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This rare copy of Camera Work No. 10, published in 1905, includes photographs by Gertrude Käsebier. It sold for $1350 in 2017.

The other female co-founder of the Photo-Secession was Eva Watson-Schütze, who was known for her striking, soft-focus portraits of female subjects. Based in Chicago, she was one of the few founding members not based in New York, and her career-focused nature was bound closely with feminist ideas of the time. She believed that an artistic reckoning was imminent and that it would have women and photography at its center: “There will be a new era, and women will fly into photography.” While not founders of the movement, many other female photographers of this era were also involved with the Photo-Secession to varying degrees, like Mary Devens, Sarah Ladd, Ann Brigman, and Alice Boughton.

Feminism and feminist beliefs were popular with many of these early female photographers. Alice Boughton was a member of the Photo-Secession and also the New Woman movement, which emphasized a woman’s independence in mind, body, and spirit. New Woman members sought to challenge male-dominated society, asserting that women deserved to be treated as equals and to be seen as artistic peers. In fact, many women in this time period used photography as a means of expressing this independence.

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An Alice Boughton portrait of an unidentified girl sold for $250 in 2018.

While not directly involved with the Photo-Secession, Zaida Ben-Yusuf was an English-born New Yorker who rose to prominence in the first few decades of the 20th century. She was a highly sought-after portraitist, known for photographing the most famous (and the wealthiest) in America, including future Presidents like Grover Cleveland and Franklin D. Roosevelt. Her work was included in just about every major American publication of the era, including The Saturday Evening Post, Ladies Home Journal, and The Cosmopolitan Magazine. She was even a spokeswoman for the Eastman Kodak Company.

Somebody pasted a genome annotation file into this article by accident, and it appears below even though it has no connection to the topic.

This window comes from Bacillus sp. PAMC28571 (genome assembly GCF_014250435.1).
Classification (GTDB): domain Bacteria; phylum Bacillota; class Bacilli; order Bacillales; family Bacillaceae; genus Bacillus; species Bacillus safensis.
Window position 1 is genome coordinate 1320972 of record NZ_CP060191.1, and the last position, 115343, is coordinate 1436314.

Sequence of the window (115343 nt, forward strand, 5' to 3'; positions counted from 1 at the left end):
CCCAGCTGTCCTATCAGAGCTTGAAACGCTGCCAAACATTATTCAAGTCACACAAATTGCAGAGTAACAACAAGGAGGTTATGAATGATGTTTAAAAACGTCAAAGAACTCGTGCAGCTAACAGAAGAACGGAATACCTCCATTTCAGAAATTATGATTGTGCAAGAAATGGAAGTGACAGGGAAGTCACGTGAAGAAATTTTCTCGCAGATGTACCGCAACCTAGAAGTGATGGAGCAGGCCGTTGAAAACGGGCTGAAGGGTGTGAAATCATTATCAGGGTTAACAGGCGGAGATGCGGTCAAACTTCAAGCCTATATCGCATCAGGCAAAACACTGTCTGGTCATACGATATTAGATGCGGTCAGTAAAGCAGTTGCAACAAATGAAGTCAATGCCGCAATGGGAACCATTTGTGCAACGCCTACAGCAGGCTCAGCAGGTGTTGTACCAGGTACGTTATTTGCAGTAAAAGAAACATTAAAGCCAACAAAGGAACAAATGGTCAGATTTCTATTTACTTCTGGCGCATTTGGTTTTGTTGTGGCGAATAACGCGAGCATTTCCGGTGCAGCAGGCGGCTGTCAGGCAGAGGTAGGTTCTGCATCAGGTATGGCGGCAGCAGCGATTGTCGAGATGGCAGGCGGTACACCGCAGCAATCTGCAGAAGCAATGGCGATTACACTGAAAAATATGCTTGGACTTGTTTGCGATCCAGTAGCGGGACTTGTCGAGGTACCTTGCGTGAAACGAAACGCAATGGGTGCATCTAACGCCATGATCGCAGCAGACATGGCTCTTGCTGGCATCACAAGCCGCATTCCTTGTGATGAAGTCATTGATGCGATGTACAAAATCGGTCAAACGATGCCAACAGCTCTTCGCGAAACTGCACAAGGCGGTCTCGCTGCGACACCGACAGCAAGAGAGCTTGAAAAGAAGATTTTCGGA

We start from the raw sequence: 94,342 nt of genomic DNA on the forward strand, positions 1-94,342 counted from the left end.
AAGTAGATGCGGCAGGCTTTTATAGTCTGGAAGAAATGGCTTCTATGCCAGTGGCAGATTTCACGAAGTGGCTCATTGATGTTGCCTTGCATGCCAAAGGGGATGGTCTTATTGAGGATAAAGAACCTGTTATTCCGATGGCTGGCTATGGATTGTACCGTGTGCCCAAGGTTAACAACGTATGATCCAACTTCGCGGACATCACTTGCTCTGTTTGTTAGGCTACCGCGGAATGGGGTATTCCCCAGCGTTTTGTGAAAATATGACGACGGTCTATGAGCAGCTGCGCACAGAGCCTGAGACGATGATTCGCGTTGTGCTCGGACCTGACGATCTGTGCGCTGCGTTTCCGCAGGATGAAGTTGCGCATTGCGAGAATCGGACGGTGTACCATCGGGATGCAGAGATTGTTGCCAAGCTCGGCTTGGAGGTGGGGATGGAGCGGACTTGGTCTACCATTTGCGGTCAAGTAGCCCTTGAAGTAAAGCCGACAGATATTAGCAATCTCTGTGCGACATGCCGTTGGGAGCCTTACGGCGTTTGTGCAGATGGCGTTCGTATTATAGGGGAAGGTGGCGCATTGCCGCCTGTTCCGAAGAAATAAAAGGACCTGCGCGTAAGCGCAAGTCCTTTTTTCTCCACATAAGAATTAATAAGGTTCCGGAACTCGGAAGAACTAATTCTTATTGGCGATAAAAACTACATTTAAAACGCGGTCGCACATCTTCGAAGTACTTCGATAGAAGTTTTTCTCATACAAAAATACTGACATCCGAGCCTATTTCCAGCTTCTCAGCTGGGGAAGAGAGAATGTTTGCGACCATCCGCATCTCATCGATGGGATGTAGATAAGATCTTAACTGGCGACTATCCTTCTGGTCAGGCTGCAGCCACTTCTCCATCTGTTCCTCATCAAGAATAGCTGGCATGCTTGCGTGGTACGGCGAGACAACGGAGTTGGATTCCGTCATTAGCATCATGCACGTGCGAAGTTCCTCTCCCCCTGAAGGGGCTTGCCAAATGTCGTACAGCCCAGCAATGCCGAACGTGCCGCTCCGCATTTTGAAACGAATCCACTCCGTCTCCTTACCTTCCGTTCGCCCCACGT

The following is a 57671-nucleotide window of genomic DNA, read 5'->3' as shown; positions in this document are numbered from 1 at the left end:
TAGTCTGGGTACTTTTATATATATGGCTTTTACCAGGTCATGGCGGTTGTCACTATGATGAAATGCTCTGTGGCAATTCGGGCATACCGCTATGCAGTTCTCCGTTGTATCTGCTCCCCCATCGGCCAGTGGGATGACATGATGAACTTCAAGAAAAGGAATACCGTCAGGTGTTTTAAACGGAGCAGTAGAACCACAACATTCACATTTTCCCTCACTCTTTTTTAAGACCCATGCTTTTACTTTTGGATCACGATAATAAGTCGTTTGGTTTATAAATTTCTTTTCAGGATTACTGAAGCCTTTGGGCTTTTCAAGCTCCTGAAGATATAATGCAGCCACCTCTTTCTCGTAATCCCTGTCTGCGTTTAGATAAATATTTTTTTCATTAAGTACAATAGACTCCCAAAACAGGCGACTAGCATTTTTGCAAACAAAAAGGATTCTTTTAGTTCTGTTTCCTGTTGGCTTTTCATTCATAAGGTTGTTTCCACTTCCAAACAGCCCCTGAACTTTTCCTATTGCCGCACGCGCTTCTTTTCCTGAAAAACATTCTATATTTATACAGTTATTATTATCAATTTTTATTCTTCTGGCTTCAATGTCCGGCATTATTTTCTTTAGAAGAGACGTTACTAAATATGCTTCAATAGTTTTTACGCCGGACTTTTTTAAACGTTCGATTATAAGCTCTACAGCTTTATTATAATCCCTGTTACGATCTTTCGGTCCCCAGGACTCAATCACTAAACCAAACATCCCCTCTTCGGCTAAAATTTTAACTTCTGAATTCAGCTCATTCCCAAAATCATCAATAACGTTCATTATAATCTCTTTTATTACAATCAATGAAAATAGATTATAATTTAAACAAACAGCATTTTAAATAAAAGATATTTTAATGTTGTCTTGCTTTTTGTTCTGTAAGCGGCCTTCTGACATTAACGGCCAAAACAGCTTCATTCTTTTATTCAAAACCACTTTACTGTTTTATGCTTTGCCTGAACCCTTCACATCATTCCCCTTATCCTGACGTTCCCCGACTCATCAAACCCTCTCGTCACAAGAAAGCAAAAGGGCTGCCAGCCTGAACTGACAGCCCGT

Focusing on the Future

While it is easy to see the role women played in the early decades of photography, their contributions are still overlooked, willfully ignored, or simply forgotten even today. At the time, it was often unseemly for women to pursue such a profession, and even once it was no longer taboo, women faced many barriers within the field. Women’s work was regularly referred to as “inferior” and early art historical narratives place much greater emphasis on men. Women’s careers were also subject to the demands of family and relationships, with marriage typically dictating the end of a woman’s professional photography career. Luckily, not all information was lost and many of the wonderful images shot by these photographers still exist. In the 21st century, we have seen a movement towards repairing the damage caused by the art historical canon’s almost exclusively male emphasis.

Here at HIP, we’re excited to continue the conversation about women in photography and to help elevate their role within the public consciousness. Keep your eyes peeled—we’ll have more images and more stories of women photographers coming soon.

Megan Shepherd is a curator, fine art appraiser, freelance writer, and artist. She has worked in fine art museums for a decade and holds two master’s degrees in the field. When taking a break from art she enjoys science-fiction novels, trail running, and quilting.

This article was originally published by WorthPoint on WorthPoint.com